Posted on Oct 28 2014 by Guest | Comments Off on GUEST BLOG: ORG successfully adds ‘safeguards’ to latest trade mark blocking case
The ongoing fight against online infringement has taken a new twist as Cartier International, owners of the luxury Mont Blanc and Cartier brands, has won its case in the High Court to force ISPs to block access to websites allegedly infringing its trade mark. Until now only copyright infringers (such as music and film distributors) have been pursued in this manner. Elizabeth Knight, Open Rights Group’s (ORG) Legal Director, explains her initial concerns about this new development and the safeguards suggested by ORG that have now been accepted by the judge:
Elizabeth Knight, ORG Legal Director
Blocking websites for trade mark ‘infringement’
The High Court has now decided on this case and instructed the largest UK ISPs to block the reported websites for alleged trade mark infringement. The case was brought by Cartier International and related companies who were seeking an order to force BSkyB, BT, EE, TalkTalk and VirginMedia to block a number of websites that it has claimed have been using the brands’ trade marks for counterfeiting activity.Read More »
Posted on Apr 28 2014 by Gemma Dickinson | 1 Comment
The European Parliament (EP) recently voted to protect net neutrality with new laws, ensuring that ISPs are unable to prioritise certain types of traffic or charge content providers a premium for delivering their services. The subject of net neutrality has always been controversial but this was particularly surprising as it is the complete opposite of the approach taken by the US. We will be covering this news in more detail in a new article shortly, keep an eye out for that.Read More »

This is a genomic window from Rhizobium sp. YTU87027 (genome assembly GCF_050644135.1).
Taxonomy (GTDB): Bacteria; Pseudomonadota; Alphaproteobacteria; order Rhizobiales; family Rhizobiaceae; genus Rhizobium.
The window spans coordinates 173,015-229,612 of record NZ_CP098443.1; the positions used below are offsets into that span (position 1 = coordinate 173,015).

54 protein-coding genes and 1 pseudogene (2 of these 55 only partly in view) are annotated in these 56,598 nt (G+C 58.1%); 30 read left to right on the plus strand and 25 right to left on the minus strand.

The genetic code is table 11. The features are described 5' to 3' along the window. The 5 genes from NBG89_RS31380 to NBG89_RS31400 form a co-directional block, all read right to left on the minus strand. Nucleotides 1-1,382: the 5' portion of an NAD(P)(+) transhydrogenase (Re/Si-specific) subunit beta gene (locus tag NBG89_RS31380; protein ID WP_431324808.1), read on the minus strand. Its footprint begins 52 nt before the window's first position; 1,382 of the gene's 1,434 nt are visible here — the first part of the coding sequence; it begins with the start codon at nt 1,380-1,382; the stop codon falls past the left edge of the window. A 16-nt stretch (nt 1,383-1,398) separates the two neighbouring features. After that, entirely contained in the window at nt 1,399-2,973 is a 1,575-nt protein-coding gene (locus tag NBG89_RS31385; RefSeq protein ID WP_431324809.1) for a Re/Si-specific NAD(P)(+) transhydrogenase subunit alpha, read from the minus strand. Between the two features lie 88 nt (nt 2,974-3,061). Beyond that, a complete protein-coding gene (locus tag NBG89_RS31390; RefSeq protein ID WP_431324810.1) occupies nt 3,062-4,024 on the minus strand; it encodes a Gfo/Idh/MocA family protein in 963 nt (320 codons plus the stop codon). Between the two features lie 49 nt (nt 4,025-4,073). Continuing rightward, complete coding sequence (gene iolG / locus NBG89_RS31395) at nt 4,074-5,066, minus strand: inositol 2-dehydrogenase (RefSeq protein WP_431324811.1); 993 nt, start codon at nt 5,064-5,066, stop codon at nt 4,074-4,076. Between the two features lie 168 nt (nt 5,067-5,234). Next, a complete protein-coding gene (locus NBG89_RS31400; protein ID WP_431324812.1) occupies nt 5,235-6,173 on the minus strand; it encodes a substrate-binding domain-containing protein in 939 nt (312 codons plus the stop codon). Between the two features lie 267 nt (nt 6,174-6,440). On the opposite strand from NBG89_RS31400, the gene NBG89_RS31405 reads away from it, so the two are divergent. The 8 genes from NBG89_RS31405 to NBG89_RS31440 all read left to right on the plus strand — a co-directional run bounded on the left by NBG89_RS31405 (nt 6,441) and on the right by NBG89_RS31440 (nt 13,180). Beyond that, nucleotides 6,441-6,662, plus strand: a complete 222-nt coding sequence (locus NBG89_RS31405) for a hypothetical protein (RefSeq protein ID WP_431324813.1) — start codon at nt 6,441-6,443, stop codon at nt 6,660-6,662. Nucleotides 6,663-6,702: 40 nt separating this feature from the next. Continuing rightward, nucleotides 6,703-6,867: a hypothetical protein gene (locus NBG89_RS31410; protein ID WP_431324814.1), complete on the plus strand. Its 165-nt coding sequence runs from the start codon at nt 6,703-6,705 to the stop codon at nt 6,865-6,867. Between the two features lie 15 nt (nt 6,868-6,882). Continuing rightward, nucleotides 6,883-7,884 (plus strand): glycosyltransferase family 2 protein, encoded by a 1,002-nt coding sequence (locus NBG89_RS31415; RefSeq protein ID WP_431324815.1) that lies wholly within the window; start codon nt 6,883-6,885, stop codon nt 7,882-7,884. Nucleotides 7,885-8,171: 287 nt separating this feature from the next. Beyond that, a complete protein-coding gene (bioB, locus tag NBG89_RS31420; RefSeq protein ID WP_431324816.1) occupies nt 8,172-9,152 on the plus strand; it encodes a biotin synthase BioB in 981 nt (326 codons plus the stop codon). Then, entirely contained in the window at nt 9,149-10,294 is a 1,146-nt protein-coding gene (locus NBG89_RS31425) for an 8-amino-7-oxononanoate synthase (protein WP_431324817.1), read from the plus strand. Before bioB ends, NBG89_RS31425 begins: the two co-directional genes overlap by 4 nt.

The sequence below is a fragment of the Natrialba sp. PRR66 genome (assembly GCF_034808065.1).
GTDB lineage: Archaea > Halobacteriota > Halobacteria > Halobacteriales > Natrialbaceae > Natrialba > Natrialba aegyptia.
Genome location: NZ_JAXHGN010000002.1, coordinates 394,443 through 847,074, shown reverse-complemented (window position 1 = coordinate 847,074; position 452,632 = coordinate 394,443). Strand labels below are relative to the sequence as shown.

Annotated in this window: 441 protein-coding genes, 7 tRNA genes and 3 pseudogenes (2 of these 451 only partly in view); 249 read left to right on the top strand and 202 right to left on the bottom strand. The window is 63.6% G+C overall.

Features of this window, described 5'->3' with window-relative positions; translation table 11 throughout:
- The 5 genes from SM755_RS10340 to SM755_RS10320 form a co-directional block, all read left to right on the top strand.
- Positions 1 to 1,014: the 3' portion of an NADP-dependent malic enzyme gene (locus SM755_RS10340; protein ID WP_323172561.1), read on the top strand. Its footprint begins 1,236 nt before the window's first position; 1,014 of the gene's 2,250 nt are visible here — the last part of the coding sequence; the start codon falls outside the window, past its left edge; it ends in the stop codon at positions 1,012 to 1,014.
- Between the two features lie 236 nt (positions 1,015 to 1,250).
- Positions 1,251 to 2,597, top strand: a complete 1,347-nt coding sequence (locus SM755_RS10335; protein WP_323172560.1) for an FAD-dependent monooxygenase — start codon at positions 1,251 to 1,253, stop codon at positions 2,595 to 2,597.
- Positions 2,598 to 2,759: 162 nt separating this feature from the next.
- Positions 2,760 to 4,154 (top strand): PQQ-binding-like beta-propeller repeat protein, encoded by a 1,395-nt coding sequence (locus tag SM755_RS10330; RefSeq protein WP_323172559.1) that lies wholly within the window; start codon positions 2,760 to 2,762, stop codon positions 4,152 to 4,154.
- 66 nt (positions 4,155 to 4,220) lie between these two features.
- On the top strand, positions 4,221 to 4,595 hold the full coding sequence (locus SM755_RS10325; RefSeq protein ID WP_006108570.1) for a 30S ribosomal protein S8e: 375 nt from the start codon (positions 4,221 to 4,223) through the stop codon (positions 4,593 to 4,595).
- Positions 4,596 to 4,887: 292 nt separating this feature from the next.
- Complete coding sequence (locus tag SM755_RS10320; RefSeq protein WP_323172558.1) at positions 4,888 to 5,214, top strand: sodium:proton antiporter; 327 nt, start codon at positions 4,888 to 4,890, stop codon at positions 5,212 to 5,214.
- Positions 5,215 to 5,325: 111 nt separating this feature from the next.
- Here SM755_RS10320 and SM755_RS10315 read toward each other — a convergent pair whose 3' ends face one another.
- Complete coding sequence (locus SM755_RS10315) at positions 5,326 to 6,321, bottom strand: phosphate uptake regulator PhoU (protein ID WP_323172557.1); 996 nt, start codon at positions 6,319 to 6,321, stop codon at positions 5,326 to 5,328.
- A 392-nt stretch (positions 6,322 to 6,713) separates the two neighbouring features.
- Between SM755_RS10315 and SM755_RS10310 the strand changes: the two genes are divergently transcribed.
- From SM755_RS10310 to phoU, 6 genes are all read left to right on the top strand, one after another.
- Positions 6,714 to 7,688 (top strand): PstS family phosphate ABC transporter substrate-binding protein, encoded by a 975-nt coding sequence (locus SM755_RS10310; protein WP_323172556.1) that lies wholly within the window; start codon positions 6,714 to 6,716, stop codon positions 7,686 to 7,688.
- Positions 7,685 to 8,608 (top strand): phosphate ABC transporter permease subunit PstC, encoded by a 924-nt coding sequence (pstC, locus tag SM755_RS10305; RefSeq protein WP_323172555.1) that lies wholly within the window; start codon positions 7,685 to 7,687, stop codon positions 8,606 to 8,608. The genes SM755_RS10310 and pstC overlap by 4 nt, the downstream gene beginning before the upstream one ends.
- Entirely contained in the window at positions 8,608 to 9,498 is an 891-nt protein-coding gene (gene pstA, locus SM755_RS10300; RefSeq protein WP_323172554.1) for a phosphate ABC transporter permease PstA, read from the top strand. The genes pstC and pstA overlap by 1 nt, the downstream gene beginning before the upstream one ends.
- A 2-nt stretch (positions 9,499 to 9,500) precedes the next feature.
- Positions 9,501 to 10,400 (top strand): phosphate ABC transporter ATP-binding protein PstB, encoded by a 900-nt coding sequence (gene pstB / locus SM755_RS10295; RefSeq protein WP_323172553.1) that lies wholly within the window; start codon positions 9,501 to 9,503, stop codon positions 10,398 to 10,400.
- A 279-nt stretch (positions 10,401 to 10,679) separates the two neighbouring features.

Posted on Dec 18 2013 by Darren Farnden | Comments Off on 2013 – The year of unrealistic plans
This year hasn’t been too shabby for the UK. We witnessed the proud moment when Andy Murray lifted the Wimbledon trophy in July and subsequently winning Sports Personality of the year. We also waited in anticipation as Prince George was presented to the world by William and Kate.
Darren Farnden, Head of Marketing
Meanwhile in the UK comms industry, it seems the year has been full of the Government’s unrealistic plans. Here’s a little reminder of some of the key events.
The Snooper’s Charter
The draft Communications Data Bill, also known as the “snoopers’ charter” was first proposed by the Home Office back in June 2012. It was described as a ‘vital tool’ to help police and snoopers catch paedophiles, terrorists and other serious criminals.
The Bill, which expanded on the existing Internet snooping laws (RIPA), required ISPs to collate information by law on the activities of customers and store the information for up to a year. Authorisation to access this information was self-authorised by senior members of the police, intelligence agencies and the tax agency.Read More »